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JMH Athletic Annex at Franklin College offers new fitness spaces for students


Inside the new Johnson Memorial Health Athletic Annex on the south end of Franklin College’s campus, baseball players practiced hitting in a couple of the six rows of batting cages, separated by retractable netting.

Nearby, a simulator showed batters where the balls they hit would land in Boston’s Fenway Park.

It’s a far cry from what the ballplayers were limited to last year, Franklin College President Kerry Prather said.

“We had one batting cage in the old gym,” he said.

Athletes and coaches can use the cages for baseball, softball and golf, and when the retractable nets are pulled back, practices that require undivided playing surfaces, such as soccer and lacrosse, can take place on the artificial turf.

Administrators from Franklin College and Johnson Memorial Health, along with alumnus Tom Allen Sr., student-athletes and friends of the college gathered at the school Tuesday to mark the dedication and opening of the new $1.5 million, 10,819 square-foot building. Johnson Memorial Health donated $1 million for the facility, with Indiana University head football coach Tom Allen Jr. donating funding for the attached Tom Allen Weight Room.

The facility opened about a year after the groundbreaking ceremony on Oct. 13, 2021.

While the annex’s multipurpose practice area will pay dividends for some of the school’s 21 athletic teams, the weight room will have benefits for both athletes and students who don’t play organized sports, Prather said.

The 1,481 square-foot weight room, about the same size as the one at the college’s Spurlock Center, contains seven racks, along with bars and free weights, effectively doubling the college’s strength training space.

“It makes it so much easier to schedule athletic teams and athletes who just want to go lift,” Prather said. “The problem for us is so many non-athletes have fitness routines but it’s hard for them to get in because there’s so many athletes. That kind of free-lifting will be so much easier.”

The six batting cages can be divided in half with additional netting, creating up to 12 separate spaces if necessary. The athletic annex will give athletes more practice time and make those practices more efficient, said Lance Marshall, the college’s head baseball coach and assistant athletic director.

“It’s a lot of space. Teams will get through practices quicker and more efficiently, but also have cutting-edge equipment and a facility to develop in, practice in and prepare for the season,” Marshall said. “It’s fantastic, it’s already benefiting so many of our students. Athletes are putting in hours and hours of work and having a great time and it means so much these days in terms of recruiting athletically.”

The Johnson Memorial Health $1 million donation goes beyond a partnership between two Franklin institutions. David Dunkle, the hospital’s CEO and president, has known Prather since 1990, when Dunkle was a member of the Franklin College men’s basketball team Prather was coaching.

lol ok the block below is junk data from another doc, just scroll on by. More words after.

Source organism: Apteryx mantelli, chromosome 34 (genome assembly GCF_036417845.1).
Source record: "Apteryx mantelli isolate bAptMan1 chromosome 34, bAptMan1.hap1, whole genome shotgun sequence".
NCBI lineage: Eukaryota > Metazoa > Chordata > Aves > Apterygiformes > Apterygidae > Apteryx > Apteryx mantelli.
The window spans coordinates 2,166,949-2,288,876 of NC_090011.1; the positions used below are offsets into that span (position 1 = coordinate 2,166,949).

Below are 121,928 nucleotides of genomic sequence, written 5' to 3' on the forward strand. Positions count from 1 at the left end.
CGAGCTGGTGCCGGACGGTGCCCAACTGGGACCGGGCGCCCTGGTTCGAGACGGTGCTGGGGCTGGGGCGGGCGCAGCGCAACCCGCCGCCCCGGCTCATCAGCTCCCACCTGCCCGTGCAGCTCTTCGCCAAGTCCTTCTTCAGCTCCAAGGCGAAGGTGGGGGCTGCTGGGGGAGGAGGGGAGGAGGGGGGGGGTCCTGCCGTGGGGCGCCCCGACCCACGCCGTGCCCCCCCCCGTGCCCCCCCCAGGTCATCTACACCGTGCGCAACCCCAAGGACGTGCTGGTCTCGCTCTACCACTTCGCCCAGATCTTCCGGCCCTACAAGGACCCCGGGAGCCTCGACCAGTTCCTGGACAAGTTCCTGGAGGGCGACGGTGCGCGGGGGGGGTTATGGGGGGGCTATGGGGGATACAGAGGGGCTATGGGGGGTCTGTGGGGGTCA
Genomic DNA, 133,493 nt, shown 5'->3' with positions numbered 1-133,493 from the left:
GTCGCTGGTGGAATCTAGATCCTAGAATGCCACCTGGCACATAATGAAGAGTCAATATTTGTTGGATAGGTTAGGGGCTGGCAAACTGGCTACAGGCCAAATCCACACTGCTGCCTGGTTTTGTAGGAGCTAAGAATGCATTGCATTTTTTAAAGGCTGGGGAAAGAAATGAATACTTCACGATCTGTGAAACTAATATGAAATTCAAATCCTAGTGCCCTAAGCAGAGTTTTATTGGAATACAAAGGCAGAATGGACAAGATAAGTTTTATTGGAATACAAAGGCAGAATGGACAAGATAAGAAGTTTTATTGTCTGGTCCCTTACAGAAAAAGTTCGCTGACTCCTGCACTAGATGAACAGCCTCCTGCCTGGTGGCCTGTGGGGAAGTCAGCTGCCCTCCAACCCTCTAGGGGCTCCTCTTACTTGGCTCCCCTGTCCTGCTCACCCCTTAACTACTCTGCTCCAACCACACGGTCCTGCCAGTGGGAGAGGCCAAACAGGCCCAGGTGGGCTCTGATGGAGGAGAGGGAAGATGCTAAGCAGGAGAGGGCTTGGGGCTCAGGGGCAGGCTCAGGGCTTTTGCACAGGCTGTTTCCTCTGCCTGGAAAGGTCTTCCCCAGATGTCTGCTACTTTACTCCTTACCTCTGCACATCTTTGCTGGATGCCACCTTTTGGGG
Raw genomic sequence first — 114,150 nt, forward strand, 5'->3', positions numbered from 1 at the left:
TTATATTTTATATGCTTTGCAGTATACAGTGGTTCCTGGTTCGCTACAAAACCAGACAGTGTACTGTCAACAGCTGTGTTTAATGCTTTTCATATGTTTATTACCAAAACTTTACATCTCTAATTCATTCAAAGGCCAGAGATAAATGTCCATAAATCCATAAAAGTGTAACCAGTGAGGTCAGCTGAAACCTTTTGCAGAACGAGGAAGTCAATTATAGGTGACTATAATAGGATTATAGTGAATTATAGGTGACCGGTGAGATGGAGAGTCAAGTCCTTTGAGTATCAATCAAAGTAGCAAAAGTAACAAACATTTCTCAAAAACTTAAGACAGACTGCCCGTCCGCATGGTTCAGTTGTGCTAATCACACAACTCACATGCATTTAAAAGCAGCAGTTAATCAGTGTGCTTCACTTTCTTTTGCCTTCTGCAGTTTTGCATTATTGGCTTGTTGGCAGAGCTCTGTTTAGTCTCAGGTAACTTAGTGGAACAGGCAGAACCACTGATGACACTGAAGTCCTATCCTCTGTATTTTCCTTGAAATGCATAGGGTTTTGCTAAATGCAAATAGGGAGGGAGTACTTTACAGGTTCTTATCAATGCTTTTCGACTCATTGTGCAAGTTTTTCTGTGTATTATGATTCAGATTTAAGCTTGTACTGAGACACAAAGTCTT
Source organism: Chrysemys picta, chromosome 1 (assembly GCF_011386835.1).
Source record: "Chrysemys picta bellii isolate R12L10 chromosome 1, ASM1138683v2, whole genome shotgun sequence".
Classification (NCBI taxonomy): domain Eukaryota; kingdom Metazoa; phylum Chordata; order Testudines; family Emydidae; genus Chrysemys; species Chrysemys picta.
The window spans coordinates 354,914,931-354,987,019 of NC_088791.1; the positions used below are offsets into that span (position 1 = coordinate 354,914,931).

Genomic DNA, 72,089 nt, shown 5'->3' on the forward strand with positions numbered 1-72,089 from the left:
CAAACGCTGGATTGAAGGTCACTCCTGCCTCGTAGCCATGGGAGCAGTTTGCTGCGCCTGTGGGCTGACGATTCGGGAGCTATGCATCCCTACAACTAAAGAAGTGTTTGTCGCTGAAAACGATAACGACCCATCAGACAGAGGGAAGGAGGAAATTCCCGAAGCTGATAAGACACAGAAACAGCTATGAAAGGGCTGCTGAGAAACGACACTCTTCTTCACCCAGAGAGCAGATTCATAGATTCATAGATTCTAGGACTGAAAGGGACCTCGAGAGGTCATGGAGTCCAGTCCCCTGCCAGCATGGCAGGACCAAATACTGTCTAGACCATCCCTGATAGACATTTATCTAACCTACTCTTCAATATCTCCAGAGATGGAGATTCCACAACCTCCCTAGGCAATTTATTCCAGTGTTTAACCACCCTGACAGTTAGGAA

The facility will help improve student health and start what Dunkle hopes is a long-lasting relationship between those students and the college and city.

“We’re committed to improving the health of the communities we serve and Franklin College is an important part of those communities,” Dunkle said. “We value our partnership with the college. Many of the students of the college will live, work and play here and it’s important for us to foster relationships early and emphasize the importance of health and well-being. Exercise improves mental health as well as overall health. This was a great opportunity for Johnson Memorial Health to partner with Franklin College to better provide an opportunity for its students and student-athletes.”

The building is the first indoor athletic facility to open at Franklin College since the Spurlock Center in 1975, which hosts games for the college’s basketball and volleyball teams.

Allen Sr. was a member of the Franklin College football team in 1958, and persuaded football coach Stewart “Red” Faught to include weight training equipment in The Barn, now known as the Fitness Center. When the Allen family heard of the new project, Allen Jr., who makes an average salary of $4.9 million a year leading the Hoosiers football team, decided to fund its weight room.

Allen Sr. said he was honored the weight room is dedicated to him and his family.

“It’s very humbling and I didn’t feel like I deserved it, but that’s what they did. I really appreciate it and I hope the facility encourages boys and girls to use it and grow with it and have fun,” Allen Sr. said.

Allen Sr. has stayed connected to the school throughout the years because of its community atmosphere, he said.

“I liked the school because it wasn’t too big, it had a good family atmosphere and I knew almost everybody,” Allen Sr. said. “It gives you a chance to put some effort into your dreams and gives you a chance to grow.”



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